Among the destructive myths of modernity is the idea that Christianity caused the Holocaust. Though refuted many times, it continues to circulate. Among its chief recent proponents is James Carroll, whose 2001 book, Constantines Sword , was a mammoth effort to breathe new life into the old claim. Now Carroll, with filmmaker Oren Jacoby, has decided to expand his book into a documentary¯and the result is ninety-five minutes of unrestrained propaganda.
When the documentary premiered last year, it was praised by some critics¯unfortunately, mostly the ones who had little knowledge about the subject, a pattern that has been repeated since the films national release. A puff piece in the Los Angeles referred to Carroll as a devout Catholic¯a curious designation given Carrolls own well-documented rebellion against the Church.
The documentary wastes no time getting to its bottom line: Christianity is violent by nature and poses a threat to non-Christians, especially Jews. Focusing on anti-Semitism as Christianitys original sin, Carroll speaks about his own upbringing¯lamenting the anti-Jewish stereotypes he was fed¯and accuses the Catholic liturgy of fostering anti-Semitism. The genesis of it all, we are told, is the New Testament, presented in the movie version of Constantines Sword as a poisonous document and a warrant for genocide.
Brought on to support Carrolls apprehensions is Elaine Pagels, a highly controversial academic with no patience for orthodoxy. The camera shows her calling the Passion narrative an extraordinary twist on what actually happened, concluding: It looks completely at odds with what we know about history.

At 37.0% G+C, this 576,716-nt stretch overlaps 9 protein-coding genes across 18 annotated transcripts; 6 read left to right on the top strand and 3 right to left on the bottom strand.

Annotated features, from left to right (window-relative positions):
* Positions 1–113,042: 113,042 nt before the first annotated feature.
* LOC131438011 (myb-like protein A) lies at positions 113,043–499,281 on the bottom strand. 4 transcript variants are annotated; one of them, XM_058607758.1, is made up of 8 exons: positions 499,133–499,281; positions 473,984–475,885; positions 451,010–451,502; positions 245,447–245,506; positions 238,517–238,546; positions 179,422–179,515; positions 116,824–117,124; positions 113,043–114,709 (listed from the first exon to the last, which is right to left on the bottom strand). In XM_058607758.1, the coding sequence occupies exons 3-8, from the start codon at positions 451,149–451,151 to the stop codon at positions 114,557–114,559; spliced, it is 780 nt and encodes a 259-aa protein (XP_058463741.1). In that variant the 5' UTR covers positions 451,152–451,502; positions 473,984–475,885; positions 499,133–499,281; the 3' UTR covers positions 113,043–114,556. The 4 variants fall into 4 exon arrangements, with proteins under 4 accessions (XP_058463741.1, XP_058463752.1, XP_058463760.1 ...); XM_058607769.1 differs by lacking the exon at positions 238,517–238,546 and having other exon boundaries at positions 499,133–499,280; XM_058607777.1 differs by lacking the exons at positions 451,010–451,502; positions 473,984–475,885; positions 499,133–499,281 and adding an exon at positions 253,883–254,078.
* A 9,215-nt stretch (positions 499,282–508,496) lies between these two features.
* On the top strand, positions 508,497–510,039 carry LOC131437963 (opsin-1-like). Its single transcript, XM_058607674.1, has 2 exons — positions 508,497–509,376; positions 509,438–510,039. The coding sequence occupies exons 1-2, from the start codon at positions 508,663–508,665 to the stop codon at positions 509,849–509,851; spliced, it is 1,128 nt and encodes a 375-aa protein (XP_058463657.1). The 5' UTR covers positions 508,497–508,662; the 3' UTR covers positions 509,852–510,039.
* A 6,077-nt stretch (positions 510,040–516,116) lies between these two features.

Along the way, Carroll conveniently skips over the persecutions of the early Christians; their sufferings do not interest him. What grips his imagination is the story of Constantines conversion, which he sees as catastrophic for the history of the Church. According to Carroll, Constantine took the image of the cross and elevated it to a place never previously held in Christianity; worse, the emperor used it as an instrument of war, turning a religion of peace into a religion of violence.
Of course, this requires Carroll to contradict himself¯remember, he just finished claiming that hatred began with the New Testament. But even on its own terms, the historical claim is wrong. Surviving Christian art and symbols from A.D. 230¯well before Constantine¯reveal that the cross is a prominent symbol in the catacombs. The early Christians often made the sign of the cross just to sabotage pagan ceremonies; and in doing so they were following the teaching of St. Paul, who said, We preach Christ crucified.
On his march through history, Carroll adopts the persona of Voltaire when evaluating the Christian Middle Ages. He depicts the Crusades as wholly unprovoked, overlooking the Islamic aggression that preceded them. Criticism of Jihadism is dismissed with a throwaway line: Islam is accused of violence, as if Christianity is innocent. Though Christians are held to the highest standards, militant followers of Muhammad are given a free pass.
Carrolls views on Christian history are relentlessly negative. One would never know, watching this film, of Christianitys elevation of women, its care for the poor, challenge to slavery, advances in science and medicine, educational system, wondrous art, extraordinary religious orders. All one gets in the film are one-sided stories of horror and lament, intended to induce a feeling of revulsion in the viewer.
Carrolls hostility is very much on display in the films treatment of the religious right. To caricature evangelicals, it highlights the rise and fall of Ted Haggard, who was forced to resign as pastor of New Life Church in Colorado after he confessed to a sex scandal. The most absurd and unfair generalizations are made about evangelicals: George Bushs born-again Christianity is blamed for his military decisions; and in a special Directors Statement, supplied to reviewers, Jacoby actually asks, Is there something in the DNA of Christianity¯the majority religion in our country¯that demonizes the other and is inclined toward violence?